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Valley Public Radio Staff
Tue April 30, 2013
Marc Ribot Isn't Trying To Comfort Anyone
Originally published on Tue April 30, 2013 5:01 pm
After six years as a sideman for many soul veterans, Marc Ribot made his name in 1985 with Rain Dogs, the album that marked Tom Waits' permanent transition from eccentric singer-songwriter to truly weird singer-songwriter. Ribot has held down straight gigs since then, but his work has tended toward the avant-garde. That's much less true on the song-oriented second album by the trio he calls Ceramic Dog.
Where Ceramic Dog's first album was what you might expect from a Marc Ribot power trio, long on experiment and short on tune, Your Turn is a straight rock album sonically and structurally, except that it's half instrumentals. And the six lyrics are doozies. My favorite is "Masters of the Internet." If you're one of those people who download music without paying for it, you pop up in the very first words you'll hear.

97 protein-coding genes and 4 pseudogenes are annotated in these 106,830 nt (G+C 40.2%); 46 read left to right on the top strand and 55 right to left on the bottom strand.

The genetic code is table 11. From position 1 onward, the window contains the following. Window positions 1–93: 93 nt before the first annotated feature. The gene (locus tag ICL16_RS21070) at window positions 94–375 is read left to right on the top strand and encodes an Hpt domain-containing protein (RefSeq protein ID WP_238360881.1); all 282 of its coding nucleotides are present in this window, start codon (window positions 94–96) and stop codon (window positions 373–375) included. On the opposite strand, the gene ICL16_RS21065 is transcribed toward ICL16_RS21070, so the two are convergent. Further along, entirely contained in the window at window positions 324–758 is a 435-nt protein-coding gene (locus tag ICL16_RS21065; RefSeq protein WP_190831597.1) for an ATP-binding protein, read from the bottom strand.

Marc Ribot is a political guy — he's long been a union activist on behalf of independent musicians. One of the songs here is a setting for James Oppenheim's century-old sexual-equality poem "Bread and Roses." But then there's the torch song, "The Kid Is Back," in which Ribot reunites with an old flame.
Having pitched in a bunch of vocals, Ribot lets the instrumentals run free. There's a metal piece, a noisefest and electronica-style melody. His cover of Dave Brubeck's "Take Five" is a little more comforting — but it isn't that comforting. On Your Turn, Marc Ribot isn't trying to comfort anyone.